There are several important steps that may be part of your move to a new office space, and some of these involve ensuring the quality of your previous location before you depart it entirely. A major part of this process in many cases is known as decommissioning the office space, a key theme that will often play a central role in the return of your security deposit and other financial factors.
At Mesa Moving and Storage, our commercial moving solutions include a comprehensive range of services, including assistance with decommissioning your previous office space so you’re completely free and clear to move to your new location (or to close up shop, if that’s what your need is). What are some of the general themes involved in decommissioning or consolidating an office space, and how will our pros help? Here’s a primer.
Property Manager and Decommissioning Requirements
The first important step in this process will be meeting with the property manager of the office location you’re departing. During this meeting, you will confirm all the decommissioning requirements that are present for the space in your lease, which you signed when you moved in. There are often specific items listed in the lease that you signed, and these may include certain devices or machines that you need to get out of your office space. These items can be identified prior to your meeting with the property manager, so we’ll make sure they’re removed before your move occurs.
Here are some specific areas to go over with the property manager before you begin decommissioning the space:
- If you took photos of the office space at move-in time, bring them to this meeting. This can help you locate items that need to be removed or repaired before your move occurs.
- All photocopiers, fax machines, and other devices should be properly decommissioned (i.e., turned off) and moved out of the space before it’s vacated.
- All phone lines and DSL connections should be turned off before you move out. If an answering service was provided for the previous tenants, it should be discontinued as well.
- The property manager will show or explain to you any other specific needs for restoring the office space to the condition it was in before you moved in. This will typically include any property damage that occurred during your stay, both on an individual and communal basis.
- If there are no specific decommissioning requirements listed in your lease, the property manager may still have their own wishes for returning the space back to its original state. You’ll want to honor these wishes as best you can.
Create a Decommissioning Timeline
Once you have all the basic requirements of the process under your belt, it’s time to lay out your timeline so decommissioning can be completed within the required time period. This is the time when you’ll call our team of movers to assist you.
It’s important to coordinate schedules among contractors or workers if you’re hiring them to assist you with this process, especially if you’re working with multiple different companies or groups. Also, be sure to inform the property manager of the decommissioning timeline, and when you’ll be vacating the office space (or if you’re still going to occupy it but have a very limited presence).
Before You Get Started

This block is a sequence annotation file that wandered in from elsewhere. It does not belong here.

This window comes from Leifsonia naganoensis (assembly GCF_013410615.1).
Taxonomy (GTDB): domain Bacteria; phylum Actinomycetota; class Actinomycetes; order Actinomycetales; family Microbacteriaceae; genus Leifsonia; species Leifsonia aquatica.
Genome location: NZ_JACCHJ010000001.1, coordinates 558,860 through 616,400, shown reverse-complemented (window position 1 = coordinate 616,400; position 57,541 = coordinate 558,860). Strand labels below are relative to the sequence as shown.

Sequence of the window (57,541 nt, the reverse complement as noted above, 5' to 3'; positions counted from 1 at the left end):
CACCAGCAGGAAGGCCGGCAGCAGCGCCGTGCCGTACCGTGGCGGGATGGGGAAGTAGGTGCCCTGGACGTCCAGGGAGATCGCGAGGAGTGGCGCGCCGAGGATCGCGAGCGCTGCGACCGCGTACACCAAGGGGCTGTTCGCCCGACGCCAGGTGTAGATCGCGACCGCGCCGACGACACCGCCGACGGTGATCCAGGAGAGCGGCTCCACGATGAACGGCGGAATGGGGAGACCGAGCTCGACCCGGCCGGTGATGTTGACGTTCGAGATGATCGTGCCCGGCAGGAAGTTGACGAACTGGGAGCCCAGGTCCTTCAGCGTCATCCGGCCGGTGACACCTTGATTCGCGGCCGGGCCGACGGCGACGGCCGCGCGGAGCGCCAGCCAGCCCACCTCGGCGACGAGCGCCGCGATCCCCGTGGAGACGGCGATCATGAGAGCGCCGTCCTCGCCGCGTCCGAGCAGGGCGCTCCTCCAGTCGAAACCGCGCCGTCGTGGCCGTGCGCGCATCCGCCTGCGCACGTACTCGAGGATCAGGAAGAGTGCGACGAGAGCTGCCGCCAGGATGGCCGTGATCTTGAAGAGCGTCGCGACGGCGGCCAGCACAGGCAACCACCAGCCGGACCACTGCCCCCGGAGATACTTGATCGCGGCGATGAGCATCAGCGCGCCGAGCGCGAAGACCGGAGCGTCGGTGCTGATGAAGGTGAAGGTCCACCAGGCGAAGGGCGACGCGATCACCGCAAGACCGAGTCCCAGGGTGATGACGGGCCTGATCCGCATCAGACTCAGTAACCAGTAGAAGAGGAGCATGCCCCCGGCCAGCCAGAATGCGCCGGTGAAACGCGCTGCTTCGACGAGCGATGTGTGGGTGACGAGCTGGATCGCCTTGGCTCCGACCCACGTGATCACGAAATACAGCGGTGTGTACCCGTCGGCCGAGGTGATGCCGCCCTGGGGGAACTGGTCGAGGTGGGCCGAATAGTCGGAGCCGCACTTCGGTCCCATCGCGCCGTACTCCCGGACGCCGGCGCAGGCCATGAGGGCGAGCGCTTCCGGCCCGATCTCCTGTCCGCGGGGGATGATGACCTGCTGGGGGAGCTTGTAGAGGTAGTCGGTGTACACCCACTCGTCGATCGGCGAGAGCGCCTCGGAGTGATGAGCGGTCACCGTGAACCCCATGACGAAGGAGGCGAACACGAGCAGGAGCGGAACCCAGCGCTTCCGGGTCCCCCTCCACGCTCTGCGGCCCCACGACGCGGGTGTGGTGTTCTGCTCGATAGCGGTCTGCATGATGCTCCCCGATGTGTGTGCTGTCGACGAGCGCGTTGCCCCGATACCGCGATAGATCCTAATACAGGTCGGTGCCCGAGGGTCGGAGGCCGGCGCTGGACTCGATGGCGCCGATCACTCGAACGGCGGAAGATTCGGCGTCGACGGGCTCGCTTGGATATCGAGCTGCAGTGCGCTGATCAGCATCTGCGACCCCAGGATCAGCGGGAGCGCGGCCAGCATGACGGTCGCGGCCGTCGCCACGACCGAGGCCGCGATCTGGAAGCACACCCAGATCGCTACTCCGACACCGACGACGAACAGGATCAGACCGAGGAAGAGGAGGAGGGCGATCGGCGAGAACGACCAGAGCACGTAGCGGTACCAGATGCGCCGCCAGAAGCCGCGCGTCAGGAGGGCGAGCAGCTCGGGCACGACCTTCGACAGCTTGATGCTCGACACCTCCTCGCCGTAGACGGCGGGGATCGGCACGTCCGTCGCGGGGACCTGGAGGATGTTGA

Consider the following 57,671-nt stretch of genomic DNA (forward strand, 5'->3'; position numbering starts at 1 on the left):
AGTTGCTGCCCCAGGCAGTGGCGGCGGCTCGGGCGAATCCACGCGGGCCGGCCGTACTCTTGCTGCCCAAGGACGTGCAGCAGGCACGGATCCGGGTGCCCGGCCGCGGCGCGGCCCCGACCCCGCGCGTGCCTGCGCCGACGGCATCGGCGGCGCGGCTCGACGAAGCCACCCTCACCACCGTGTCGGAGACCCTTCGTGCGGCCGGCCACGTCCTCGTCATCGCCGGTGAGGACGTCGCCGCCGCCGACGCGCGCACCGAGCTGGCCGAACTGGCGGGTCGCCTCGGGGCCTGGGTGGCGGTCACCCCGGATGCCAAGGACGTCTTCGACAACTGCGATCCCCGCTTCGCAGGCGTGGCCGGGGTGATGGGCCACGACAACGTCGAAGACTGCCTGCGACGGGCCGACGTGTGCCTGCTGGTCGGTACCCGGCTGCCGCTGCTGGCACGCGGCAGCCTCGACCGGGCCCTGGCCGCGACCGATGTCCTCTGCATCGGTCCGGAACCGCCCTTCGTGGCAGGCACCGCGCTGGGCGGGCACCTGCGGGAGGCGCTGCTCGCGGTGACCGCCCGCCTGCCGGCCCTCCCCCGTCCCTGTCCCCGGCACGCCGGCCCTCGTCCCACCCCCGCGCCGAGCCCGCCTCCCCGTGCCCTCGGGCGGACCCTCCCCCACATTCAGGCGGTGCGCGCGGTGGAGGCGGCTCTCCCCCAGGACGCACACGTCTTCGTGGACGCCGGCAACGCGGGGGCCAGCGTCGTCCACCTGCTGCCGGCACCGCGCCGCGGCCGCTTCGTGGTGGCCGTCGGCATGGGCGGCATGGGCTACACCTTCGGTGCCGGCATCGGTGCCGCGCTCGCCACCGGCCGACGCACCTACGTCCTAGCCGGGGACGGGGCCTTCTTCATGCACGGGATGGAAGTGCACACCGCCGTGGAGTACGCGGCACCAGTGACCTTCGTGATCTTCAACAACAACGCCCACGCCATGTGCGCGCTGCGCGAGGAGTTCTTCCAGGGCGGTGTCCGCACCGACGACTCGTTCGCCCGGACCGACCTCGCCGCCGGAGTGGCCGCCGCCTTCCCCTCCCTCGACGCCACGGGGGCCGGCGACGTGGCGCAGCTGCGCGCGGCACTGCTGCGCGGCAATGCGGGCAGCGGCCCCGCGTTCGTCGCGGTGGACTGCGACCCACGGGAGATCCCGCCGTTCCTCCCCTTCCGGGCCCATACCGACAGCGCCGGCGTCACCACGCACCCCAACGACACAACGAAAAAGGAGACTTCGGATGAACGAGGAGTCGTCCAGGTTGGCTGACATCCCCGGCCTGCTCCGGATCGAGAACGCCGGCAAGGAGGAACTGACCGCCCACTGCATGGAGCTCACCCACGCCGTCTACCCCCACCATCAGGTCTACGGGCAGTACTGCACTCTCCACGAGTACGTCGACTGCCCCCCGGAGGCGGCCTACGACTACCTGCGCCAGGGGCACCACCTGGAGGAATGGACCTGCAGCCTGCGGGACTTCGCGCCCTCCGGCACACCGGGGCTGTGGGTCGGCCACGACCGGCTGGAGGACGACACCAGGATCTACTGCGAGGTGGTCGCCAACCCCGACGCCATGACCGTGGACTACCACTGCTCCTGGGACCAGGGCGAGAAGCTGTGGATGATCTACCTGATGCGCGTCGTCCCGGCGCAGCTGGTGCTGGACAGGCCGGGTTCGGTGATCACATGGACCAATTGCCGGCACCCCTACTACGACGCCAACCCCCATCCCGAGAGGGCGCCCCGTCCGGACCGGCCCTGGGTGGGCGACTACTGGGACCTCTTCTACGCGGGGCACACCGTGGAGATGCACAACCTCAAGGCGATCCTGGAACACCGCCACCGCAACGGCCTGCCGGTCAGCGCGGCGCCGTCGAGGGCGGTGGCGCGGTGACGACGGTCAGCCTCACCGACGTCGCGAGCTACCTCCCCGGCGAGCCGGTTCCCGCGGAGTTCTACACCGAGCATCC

There are several items that should be removed from your office space before decommissioning begins. These include any signage or other printed materials, all computer hardware, and any office equipment that will be removed or replaced before your move occurs. It’s also a good idea to remove all company files from the space, as well as any other items you wish to take with you when the business closes permanently or moves elsewhere.
Usually performed with the property manager, a final walk-through of the space will show you all the work that was done. This can include corrections for any property damage, as well as restoration of small items (like pens and pencils) that were removed for decommissioning purposes.
Furniture and Equipment Liquidation
For many businesses, whether they’re moving, downsizing, or even closing down entirely, liquidation of furniture and equipment is common. In the case of decommissioning, this process will sometimes be overseen by a third-party company with experience in getting rid of used office furniture and equipment.
Before you work with any such third parties, consider a few basic themes:
- Priorities: Your goals in terms of economics, the environment, and other ar4eas will play a major role in liquidation. Are you most interested in getting the best deal possible, or will eco-friendly and sustainability themes come into play? You’ll also want to consider the space you currently have for storage and disposal, potential dangers of used equipment (such as lead exposure), and other factors.
- Usable assets: The liquidation process will involve many usable assets, from furniture (desks, chairs, and more) to computers, phones, copiers, and other devices. Consider the benefit of re-using any assets as part of your decommissioning process; if you can’t keep something on hand for a few months or longer, consider selling it rather than getting rid of it immediately.
- Basic inventory: Before the liquidation process begins, you should perform a comprehensive inventory of all used furniture and equipment. For the purposes of decommissioning, this inventory should be quite detailed, including signs of damage or other wear that would add to your costs for re-storing, transporting, or disposing of items. Consider taking thorough photos so you have a reference if there are questions about your decommissioned assets down the road.